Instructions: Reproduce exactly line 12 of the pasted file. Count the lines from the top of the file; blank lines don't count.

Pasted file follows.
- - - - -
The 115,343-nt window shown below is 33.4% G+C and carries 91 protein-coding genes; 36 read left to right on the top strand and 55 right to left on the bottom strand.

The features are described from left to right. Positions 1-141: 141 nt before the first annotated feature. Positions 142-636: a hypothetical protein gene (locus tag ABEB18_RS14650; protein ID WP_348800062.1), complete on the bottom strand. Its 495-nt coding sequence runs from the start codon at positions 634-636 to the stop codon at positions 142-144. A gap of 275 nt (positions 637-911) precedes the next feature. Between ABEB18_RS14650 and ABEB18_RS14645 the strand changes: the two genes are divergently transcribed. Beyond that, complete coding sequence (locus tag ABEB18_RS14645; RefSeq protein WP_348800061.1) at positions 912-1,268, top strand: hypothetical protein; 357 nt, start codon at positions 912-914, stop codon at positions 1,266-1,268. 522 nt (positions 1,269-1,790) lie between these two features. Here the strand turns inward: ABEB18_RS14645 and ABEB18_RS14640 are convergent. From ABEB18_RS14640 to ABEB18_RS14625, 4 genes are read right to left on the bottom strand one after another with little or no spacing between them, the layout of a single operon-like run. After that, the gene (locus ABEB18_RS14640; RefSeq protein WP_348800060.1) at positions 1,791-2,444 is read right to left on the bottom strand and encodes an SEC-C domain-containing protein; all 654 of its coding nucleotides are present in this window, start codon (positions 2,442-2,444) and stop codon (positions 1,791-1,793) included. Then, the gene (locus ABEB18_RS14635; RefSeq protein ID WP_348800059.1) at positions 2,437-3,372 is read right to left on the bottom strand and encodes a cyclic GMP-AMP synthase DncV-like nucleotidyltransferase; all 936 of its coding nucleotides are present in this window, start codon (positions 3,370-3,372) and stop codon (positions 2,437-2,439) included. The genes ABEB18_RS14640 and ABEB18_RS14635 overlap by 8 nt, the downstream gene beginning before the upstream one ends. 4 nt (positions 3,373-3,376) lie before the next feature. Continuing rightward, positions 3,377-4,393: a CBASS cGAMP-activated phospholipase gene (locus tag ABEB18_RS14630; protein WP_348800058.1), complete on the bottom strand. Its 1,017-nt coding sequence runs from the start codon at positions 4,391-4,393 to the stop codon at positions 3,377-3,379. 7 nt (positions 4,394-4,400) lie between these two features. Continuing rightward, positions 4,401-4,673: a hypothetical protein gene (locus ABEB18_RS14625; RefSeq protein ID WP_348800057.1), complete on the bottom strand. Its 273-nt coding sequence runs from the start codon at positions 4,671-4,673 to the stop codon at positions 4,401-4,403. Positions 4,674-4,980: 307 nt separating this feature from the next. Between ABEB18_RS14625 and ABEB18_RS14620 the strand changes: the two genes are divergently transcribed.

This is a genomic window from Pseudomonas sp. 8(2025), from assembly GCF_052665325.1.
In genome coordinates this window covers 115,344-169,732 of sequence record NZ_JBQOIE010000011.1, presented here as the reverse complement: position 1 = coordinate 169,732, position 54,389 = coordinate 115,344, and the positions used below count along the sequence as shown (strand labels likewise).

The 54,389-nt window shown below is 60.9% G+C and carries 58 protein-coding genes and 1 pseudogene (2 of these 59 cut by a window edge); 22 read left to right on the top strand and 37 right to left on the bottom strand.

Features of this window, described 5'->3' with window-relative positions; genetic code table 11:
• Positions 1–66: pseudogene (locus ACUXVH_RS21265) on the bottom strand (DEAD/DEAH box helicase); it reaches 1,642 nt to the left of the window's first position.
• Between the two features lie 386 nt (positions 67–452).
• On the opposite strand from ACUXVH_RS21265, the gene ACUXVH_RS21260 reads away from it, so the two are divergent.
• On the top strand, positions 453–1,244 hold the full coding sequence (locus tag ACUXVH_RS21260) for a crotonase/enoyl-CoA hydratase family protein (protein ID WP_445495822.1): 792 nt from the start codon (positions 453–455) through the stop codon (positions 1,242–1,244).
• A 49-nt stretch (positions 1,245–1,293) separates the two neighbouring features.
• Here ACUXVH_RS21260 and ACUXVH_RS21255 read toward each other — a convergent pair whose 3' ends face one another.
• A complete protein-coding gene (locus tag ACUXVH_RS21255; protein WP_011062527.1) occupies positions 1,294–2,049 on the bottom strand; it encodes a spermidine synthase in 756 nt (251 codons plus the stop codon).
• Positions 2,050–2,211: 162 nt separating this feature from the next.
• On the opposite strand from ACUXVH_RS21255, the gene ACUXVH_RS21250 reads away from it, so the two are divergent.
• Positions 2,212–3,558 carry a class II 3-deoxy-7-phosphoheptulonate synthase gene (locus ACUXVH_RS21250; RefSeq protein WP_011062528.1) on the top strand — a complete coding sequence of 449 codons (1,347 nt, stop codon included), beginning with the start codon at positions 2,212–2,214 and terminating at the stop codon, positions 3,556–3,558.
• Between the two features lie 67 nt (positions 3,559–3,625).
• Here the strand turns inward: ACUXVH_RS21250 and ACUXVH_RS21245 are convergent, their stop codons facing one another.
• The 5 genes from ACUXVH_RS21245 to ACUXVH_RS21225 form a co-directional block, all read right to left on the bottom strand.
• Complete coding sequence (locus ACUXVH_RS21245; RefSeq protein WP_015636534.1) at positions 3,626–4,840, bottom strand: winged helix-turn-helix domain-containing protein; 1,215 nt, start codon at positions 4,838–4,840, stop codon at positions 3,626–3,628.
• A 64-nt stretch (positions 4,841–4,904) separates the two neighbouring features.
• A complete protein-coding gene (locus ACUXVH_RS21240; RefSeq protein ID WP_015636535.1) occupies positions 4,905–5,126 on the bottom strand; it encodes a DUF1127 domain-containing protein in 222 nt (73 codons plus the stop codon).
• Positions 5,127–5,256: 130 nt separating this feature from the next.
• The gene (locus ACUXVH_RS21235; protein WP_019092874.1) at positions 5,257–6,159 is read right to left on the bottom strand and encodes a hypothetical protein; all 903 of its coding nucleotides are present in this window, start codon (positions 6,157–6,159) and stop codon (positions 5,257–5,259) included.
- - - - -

• Here ACUXVH_RS21260 and ACUXVH_RS21255 read toward each other — a convergent pair whose 3' ends face one another.